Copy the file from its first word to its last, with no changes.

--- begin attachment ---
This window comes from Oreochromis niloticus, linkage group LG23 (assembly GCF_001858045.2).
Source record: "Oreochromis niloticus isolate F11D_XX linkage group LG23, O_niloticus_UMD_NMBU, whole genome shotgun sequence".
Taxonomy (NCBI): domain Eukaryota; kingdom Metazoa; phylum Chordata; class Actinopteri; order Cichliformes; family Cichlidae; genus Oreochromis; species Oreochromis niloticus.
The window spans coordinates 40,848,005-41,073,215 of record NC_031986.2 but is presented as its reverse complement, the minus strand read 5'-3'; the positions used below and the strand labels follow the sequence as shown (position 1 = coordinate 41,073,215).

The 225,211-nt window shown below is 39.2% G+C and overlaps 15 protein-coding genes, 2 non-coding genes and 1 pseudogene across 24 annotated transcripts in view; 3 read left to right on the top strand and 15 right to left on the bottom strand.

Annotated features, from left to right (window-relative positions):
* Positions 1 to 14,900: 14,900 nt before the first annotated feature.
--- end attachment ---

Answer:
This window comes from Oreochromis niloticus, linkage group LG23 (assembly GCF_001858045.2).
Source record: "Oreochromis niloticus isolate F11D_XX linkage group LG23, O_niloticus_UMD_NMBU, whole genome shotgun sequence".
Taxonomy (NCBI): domain Eukaryota; kingdom Metazoa; phylum Chordata; class Actinopteri; order Cichliformes; family Cichlidae; genus Oreochromis; species Oreochromis niloticus.
The window spans coordinates 40,848,005-41,073,215 of record NC_031986.2 but is presented as its reverse complement, the minus strand read 5'-3'; the positions used below and the strand labels follow the sequence as shown (position 1 = coordinate 41,073,215).

The 225,211-nt window shown below is 39.2% G+C and overlaps 15 protein-coding genes, 2 non-coding genes and 1 pseudogene across 24 annotated transcripts in view; 3 read left to right on the top strand and 15 right to left on the bottom strand.

Annotated features, from left to right (window-relative positions):
* Positions 1 to 14,900: 14,900 nt before the first annotated feature.